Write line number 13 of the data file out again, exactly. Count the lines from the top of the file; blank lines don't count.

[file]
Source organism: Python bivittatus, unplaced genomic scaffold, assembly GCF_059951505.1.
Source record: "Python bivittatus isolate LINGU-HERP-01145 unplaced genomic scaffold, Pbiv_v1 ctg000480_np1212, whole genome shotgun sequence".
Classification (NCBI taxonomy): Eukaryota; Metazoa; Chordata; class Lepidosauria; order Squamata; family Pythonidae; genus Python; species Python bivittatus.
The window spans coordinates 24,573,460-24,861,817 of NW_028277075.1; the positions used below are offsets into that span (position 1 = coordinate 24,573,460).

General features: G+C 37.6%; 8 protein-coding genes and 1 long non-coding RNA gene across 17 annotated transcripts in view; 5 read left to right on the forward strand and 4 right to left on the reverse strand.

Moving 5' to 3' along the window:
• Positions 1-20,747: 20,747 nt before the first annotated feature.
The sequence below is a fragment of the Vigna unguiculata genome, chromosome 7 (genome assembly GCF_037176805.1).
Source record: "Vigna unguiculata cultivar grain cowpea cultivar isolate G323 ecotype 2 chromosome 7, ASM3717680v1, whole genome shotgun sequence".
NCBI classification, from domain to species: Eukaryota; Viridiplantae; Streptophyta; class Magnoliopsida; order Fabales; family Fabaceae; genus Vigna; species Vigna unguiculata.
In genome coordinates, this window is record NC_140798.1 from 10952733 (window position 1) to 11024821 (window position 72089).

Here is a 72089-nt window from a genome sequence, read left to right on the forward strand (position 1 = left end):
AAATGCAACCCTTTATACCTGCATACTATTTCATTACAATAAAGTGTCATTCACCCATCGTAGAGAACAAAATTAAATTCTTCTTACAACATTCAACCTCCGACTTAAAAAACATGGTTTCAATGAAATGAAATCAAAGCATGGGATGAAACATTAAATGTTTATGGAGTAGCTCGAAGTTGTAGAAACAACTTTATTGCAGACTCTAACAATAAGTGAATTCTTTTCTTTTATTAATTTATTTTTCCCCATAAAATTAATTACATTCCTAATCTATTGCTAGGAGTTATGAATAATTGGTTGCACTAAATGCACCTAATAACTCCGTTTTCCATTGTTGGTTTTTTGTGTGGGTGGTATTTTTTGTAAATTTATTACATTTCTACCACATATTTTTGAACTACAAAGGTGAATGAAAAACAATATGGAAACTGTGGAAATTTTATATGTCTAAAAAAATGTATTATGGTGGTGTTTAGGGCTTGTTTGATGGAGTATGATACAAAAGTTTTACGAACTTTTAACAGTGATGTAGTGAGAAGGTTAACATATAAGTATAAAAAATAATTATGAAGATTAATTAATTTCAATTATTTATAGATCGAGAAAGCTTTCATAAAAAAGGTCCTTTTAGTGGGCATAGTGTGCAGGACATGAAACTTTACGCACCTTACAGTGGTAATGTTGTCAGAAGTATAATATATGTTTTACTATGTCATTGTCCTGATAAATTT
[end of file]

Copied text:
AAATGCAACCCTTTATACCTGCATACTATTTCATTACAATAAAGTGTCATTCACCCATCGTAGAGAACAAAATTAAATTCTTCTTACAACATTCAACCTCCGACTTAAAAAACATGGTTTCAATGAAATGAAATCAAAGCATGGGATGAAACATTAAATGTTTATGGAGTAGCTCGAAGTTGTAGAAACAACTTTATTGCAGACTCTAACAATAAGTGAATTCTTTTCTTTTATTAATTTATTTTTCCCCATAAAATTAATTACATTCCTAATCTATTGCTAGGAGTTATGAATAATTGGTTGCACTAAATGCACCTAATAACTCCGTTTTCCATTGTTGGTTTTTTGTGTGGGTGGTATTTTTTGTAAATTTATTACATTTCTACCACATATTTTTGAACTACAAAGGTGAATGAAAAACAATATGGAAACTGTGGAAATTTTATATGTCTAAAAAAATGTATTATGGTGGTGTTTAGGGCTTGTTTGATGGAGTATGATACAAAAGTTTTACGAACTTTTAACAGTGATGTAGTGAGAAGGTTAACATATAAGTATAAAAAATAATTATGAAGATTAATTAATTTCAATTATTTATAGATCGAGAAAGCTTTCATAAAAAAGGTCCTTTTAGTGGGCATAGTGTGCAGGACATGAAACTTTACGCACCTTACAGTGGTAATGTTGTCAGAAGTATAATATATGTTTTACTATGTCATTGTCCTGATAAATTT